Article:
I do not like Lily Allen. But hopefully, this isn’t just about me. The reasons why I dislike Lily Allen should, I hope, reflect some broader concerns about pop music and culture.
My current sentiments towards Allen are recent ones. I remember the snarky bop of “Smile,” her vengeful jeremiad against a guy who hurt her. The horns had a bombastic quality that exploded into headphones. This was largely the character of Alright, Still, her first album, and It’s Not Me, It’s You, her second. Each of the singles spoke to a cynical sense of critique that impressed me a few years ago. The fact that Allen’s contemporaries bared their bodies to sell albums provoked her distaste and judgment; the idea that pop music was a vacuum of talent and meaning was one she seemed to endorse.
As I developed a greater appreciation for pop as a rich creative form in its own right, Allen’s point of view quickly became transparent. While Allen sang against vapidity, her critiques were equally lacking. Her lyrics often typecast the whole of the pop industry, erasing nuance in favor of conventional soundbyte politics (“I don’t know what’s right or what’s real anymore”). Hers is a cynicism that sees everything as the same; no one is real or credible. She is in search of authenticity, and she attempts to construct it through her lyricism and personal image (“I never go out to be photographed, never. I go to events because they’re fun.”). Implicit in her statements is the notion that the pop culture industry is some roiling machine that threatens to objectify women and narcotize unsuspecting citizens.
At first, it was refreshing. But as most quests for authenticity go, it soon provoked yawns. A similar and all-too-familiar path of degradation: Allen’s critique of vapidity soon devolved into plainly stated snobbery. Snobbery is generally a discomfort with low culture, of the sort Allen has often expressed. Snobbery rests on the estimation that some vague higher plains exist in culture; that we must turn ourselves away from the filth below and point up to the Picassos, John Cages, and haute couture designers of our day. Snobbery is the ‘authentic’ versus the reproducible, the bottom versus the top. I should warn that no one can escape this defense of the high/low cultural divide. We all are at the frontline in some capacity, because we cultivate tastes based on the oppositions produced by the divide. But this doesn’t make us all snobs. Snobs are interested in further entrenching the war of values between different dimensions of culture that are not actually strongly opposed. As soon as Coca-Cola was screenprinted by Warhol and Picasso’s Demoiselles d’Avignon appeared in The Simpsons, such divisions became even sillier.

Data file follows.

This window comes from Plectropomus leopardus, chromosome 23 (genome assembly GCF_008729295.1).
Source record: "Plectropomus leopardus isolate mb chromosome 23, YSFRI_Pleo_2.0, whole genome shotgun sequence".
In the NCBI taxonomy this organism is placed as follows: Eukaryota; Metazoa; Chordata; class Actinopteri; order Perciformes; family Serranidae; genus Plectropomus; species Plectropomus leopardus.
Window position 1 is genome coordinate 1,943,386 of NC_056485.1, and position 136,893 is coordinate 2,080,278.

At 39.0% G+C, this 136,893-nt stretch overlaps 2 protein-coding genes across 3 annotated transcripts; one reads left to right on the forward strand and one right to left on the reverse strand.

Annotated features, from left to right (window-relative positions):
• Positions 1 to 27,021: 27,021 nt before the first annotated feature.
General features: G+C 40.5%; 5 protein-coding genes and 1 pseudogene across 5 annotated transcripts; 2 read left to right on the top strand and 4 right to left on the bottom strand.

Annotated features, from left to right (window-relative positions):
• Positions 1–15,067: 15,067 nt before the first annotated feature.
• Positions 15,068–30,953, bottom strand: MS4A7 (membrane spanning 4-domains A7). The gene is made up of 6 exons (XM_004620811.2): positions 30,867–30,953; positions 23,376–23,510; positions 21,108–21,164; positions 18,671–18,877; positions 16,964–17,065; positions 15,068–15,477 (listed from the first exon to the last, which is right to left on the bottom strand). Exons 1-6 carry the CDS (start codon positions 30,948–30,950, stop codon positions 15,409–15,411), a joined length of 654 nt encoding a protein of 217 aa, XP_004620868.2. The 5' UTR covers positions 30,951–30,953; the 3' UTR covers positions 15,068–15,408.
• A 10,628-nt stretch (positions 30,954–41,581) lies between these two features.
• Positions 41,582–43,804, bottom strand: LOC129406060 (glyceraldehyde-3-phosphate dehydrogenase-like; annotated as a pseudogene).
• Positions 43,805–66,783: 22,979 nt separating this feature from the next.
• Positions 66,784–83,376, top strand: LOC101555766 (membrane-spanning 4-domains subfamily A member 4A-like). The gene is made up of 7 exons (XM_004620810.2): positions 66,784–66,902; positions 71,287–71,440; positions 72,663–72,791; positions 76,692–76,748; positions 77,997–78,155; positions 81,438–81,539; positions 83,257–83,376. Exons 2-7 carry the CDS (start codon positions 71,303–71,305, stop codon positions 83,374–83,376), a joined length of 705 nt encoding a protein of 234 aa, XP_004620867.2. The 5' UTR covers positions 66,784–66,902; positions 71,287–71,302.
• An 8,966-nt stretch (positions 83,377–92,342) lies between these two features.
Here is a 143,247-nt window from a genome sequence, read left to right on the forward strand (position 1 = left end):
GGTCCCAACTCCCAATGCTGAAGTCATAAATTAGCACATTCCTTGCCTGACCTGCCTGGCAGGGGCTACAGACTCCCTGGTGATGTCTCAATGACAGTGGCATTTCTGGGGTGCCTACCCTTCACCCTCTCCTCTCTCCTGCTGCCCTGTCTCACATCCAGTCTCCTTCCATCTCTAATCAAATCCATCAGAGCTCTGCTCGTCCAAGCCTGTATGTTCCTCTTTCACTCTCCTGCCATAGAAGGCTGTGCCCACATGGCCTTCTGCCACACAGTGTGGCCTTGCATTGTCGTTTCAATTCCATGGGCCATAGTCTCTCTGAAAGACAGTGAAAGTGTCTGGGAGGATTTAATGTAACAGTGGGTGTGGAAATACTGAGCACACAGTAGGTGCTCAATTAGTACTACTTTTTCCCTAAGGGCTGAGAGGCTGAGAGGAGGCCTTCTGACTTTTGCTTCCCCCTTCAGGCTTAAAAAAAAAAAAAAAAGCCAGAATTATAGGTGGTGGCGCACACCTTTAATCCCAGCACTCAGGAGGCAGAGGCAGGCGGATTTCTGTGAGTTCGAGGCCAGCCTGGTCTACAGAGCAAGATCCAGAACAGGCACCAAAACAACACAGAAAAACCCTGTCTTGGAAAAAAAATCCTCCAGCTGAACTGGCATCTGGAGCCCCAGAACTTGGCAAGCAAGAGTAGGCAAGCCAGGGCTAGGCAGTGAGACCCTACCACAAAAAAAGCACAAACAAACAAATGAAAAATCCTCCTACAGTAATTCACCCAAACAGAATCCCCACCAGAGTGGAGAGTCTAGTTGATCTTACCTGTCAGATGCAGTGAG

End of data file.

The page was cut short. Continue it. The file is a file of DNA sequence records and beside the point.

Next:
Lily Allen, by this definition, is a snob. Her first two albums provided ample fodder for thinking of her in this way. But her most recent album might be her worst offense. On Sheezus, she has concerned herself with parodying the culture marked by Beyoncé, Kanye West, Miley Cyrus and others. “Hard Out Here,” the album’s first single expands her previous complaints: “I won’t be braggin’ bout my cars/Or talkin’ bout my chains/Don’t need to shake my ass for you/Cause I’ve got a brain.” High-nosed critique, let us note, isn’t just about the expanses of pop culture. It’s about the ideas we accept and reject; it’s about who we accept and reject. Allen suggests that ass shaking and having a brain are mutually exclusive quantities. Through Allen’s glasses, Beyoncé is much less of a “Grown Woman.” She is not authentic. Nor is anyone who flaunts wealth. For Allen, whose father is a major figure in British entertainment biz, money is governed by discretion.
Allen’s video for “Hard Out Here” was inexcusable. In an apparent critique of the culture she lampoons in her lyrics, Allen hired a few black women as emblems of hip-hop’s music video culture. The video was attempt to critique the objectification of women. There are visual cues that reference Robin Thicke’s “Blurred Lines” moment, as well as Miley Cyrus “We Can’t Stop” extravaganza. Her sanctimonious critique, however, fails. On one level, the black women become sexualized props, swept up in Allen’s tidal cynicism. Further, however, the video begins to turn on them. The lyrics of the song spill messily onto the woman they envision; she who shakes her ass is she who bears blame. Plainly, the video was racist.
More recently, Allen has been connected to a bouquet of controversies. In a London performance, she dressed up as Beyoncé in “Drunk in Love” garb, miming the song on stage while parodying the original singer’s dance moves. The title of her new album is fueled by a similar genre of humour. This is one of many tiring moments of “candor.” But the problem is larger than Allen. Just a few days ago, California-based band Warpaint fired on Beyoncé and Rihanna, who, they claim, went too far in sexualizing their music. A feminist critique on the performances of black women by a group of white girls who’ve done shows in Native style face paint? People in glass houses shouldn’t throw stones.
This sort of cultural haughtiness disguised as lyricism by Allen & company — it’s dangerous. It seals us off from others and ourselves. While it certainly enables racist, classist, and sexist reading of pop cultural texts, snobbery also blurs the boundaries of our involvement within pop culture. What makes Lily Allen fundamentally different from Beyoncé? I don’t ask that question in jest. I want to point to the fact that Allen makes pop music. She participates in the very system she purports to critique. The line in the sand she so fervently tries to draw is one that will ceaselessly be washed away. To think otherwise would be a delusion. But such is one’s brain under the influence of snobbery.